This was, bar none, the scariest damned day of my life. I also realized that if anyone ever says in my presence that you can't love an adopted child "like your own", I will probably punch them in the jaw. Today I thought I was about to lose my daughter, and my pain and fear were no less for how she came to be mine. When she came through it, my joy was in no way diminished by my lack of matching genetic material. I thank God that she is okay, that she is still with us.

The general consensus among the docs is that this was a seizure. At one point I asked "If it wasn't a seizure, what would it be?" and was told "Exactly. We can't say for sure based on the few tests we've done, but from what you've described there's pretty much nothing else it can be." That's fine. Seizures, I can handle (or so I think now.) She will survive a seizure, so long as she doesn't fall off a circus trapeze when one hits. We have now been instructed to stay with her when she is bathing, but we do that already anyway. And I think the whole thing about making sure she wears a bike helmet is moot at this point in time. A visit to the neurologist was on the to-do list, but lower down because she didn't have a known condition. It has now been officially bumped up.

I'm hoping to hear from Dr. Kim tomorrow, because the office has extra hours on Sunday for urgent care. If not, then I'll be calling again on Monday morning for sure.

All told, this was a tough day. I told Nick that it felt like being hit in the face with a shovel. When I got home I just wanted to gather all three kids into my arms and hug them forever. I'm eternally grateful to our amazing neighbors, who were right there to help and took over with the other kids so that we could focus on Geri. I'm grateful to Jeff, the paramedic, who listened to my concerns and stood up for me and Geri to be kept together when another medic started talking about having me ride up front. I'm grateful for the emergency room staff who took good care of our little girl. I'm so grateful that Nick was wearing her when this happened, so that we knew about it right away and she was safe from harm. But most of all, I'm grateful that my little girl is still here and we get to keep loving on her.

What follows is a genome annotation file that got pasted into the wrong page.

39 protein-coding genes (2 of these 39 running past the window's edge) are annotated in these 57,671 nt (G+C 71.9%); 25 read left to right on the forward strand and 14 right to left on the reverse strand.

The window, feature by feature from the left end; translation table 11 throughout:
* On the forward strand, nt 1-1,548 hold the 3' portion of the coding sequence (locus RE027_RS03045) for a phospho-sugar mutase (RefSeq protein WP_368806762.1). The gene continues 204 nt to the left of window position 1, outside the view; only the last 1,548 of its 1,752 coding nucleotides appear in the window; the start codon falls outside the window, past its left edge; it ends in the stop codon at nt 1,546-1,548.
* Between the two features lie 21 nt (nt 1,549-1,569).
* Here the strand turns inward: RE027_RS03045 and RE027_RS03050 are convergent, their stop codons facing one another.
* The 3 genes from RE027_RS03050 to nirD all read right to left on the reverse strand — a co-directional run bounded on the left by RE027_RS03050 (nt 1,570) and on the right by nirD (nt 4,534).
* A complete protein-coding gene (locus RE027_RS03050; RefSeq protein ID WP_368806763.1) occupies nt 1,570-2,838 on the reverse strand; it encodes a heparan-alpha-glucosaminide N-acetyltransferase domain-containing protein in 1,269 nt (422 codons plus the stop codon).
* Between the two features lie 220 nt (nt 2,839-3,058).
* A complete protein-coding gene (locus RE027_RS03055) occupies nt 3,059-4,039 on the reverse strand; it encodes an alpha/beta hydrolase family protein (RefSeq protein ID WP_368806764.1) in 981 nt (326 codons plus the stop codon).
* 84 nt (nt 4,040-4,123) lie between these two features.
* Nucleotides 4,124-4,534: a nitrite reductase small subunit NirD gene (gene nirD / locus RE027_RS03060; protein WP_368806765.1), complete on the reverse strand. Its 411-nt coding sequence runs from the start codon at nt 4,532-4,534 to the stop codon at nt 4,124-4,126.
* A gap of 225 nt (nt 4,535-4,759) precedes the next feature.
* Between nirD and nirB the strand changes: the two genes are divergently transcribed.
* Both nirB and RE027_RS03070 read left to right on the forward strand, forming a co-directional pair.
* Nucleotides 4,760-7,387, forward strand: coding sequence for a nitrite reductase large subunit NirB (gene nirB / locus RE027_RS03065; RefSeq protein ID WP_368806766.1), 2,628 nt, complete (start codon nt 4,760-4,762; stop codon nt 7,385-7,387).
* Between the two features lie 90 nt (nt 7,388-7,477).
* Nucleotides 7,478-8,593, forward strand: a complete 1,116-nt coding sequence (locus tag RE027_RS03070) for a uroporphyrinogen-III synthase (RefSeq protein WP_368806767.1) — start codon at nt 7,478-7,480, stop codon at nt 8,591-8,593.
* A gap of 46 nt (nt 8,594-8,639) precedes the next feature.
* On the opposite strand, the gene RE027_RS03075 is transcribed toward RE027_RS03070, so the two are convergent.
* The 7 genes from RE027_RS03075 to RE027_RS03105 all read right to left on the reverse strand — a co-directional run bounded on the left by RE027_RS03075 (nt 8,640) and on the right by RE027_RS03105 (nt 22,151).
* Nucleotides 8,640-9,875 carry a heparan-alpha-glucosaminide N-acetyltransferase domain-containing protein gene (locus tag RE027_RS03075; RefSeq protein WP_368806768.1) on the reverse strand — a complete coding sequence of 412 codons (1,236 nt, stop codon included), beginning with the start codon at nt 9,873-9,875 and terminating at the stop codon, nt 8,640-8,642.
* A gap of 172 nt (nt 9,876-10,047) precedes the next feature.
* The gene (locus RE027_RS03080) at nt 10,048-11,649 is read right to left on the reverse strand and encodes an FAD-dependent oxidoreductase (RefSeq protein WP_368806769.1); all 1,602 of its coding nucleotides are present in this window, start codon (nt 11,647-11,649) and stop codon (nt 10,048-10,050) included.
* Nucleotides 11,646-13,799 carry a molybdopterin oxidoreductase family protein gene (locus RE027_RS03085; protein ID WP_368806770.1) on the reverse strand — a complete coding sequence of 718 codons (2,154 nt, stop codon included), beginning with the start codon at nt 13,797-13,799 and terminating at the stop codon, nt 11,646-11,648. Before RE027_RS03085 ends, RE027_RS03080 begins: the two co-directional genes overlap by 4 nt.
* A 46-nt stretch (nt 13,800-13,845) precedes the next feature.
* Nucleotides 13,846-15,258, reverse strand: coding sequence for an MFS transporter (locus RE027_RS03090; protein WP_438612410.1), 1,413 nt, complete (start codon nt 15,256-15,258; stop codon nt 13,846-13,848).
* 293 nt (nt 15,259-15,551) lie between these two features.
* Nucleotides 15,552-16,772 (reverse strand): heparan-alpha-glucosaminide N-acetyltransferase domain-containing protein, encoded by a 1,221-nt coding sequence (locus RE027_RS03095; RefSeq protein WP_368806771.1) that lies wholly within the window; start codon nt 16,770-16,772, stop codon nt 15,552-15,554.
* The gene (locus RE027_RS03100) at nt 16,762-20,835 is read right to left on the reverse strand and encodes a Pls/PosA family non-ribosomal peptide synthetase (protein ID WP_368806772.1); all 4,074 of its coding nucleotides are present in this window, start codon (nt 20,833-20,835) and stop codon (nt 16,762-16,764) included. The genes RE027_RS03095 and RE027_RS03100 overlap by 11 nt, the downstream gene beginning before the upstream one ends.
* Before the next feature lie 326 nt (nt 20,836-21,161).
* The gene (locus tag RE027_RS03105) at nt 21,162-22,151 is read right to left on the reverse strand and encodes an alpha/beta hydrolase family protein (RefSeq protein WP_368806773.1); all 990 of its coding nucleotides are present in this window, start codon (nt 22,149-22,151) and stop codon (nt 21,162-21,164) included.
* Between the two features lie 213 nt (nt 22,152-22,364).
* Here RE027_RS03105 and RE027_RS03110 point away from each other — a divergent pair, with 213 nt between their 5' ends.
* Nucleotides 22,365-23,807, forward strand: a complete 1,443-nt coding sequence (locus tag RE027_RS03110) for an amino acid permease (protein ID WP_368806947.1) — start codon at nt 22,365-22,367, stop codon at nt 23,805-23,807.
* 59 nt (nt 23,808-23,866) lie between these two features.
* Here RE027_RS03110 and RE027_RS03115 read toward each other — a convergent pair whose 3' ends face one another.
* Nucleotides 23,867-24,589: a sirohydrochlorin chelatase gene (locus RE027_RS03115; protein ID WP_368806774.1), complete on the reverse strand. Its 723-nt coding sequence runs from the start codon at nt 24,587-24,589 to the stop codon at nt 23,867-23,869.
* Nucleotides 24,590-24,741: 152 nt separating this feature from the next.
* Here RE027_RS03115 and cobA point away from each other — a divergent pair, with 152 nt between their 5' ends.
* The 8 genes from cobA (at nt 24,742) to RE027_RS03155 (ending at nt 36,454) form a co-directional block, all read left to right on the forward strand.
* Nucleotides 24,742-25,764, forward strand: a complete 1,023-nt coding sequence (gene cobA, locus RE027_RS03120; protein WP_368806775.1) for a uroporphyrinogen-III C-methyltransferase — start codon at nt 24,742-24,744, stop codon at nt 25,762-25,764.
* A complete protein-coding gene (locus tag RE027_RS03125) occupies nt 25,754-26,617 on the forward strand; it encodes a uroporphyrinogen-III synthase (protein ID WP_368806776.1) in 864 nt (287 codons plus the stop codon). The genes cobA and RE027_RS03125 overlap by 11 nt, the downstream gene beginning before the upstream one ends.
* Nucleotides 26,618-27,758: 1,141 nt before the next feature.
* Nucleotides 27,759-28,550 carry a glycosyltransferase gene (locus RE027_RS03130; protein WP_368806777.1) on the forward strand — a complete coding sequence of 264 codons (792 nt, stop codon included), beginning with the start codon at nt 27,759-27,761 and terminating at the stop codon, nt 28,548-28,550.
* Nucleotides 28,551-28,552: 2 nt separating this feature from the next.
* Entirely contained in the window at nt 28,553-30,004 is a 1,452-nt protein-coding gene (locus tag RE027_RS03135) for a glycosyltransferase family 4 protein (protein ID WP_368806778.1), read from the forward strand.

1. Oh my! Hope and pray that Geri is doing ok and that you find out what happened.

  2. So scary! Glad Geri is okay. I am always on the look-out for seizures with Rex as well because a large percentage of kids with his genetic condition have them start by age 5. Thus far he is seizure-free for which I am grateful.

    1. viviane - here's hoping Rex never has one, but if he does just remember that he will look AWFUL afterwards so be prepared. Now that I know, I think the next one will be easier... but seeing that the first time scared me so badly. other moms have said the same thing - just after a seizure your child will look like they are dead. Don't freak, just call for help and start checking vitals and turn him on his left side. Clear his mouth with your finger if he vomits and keep him safe until it's all said and done.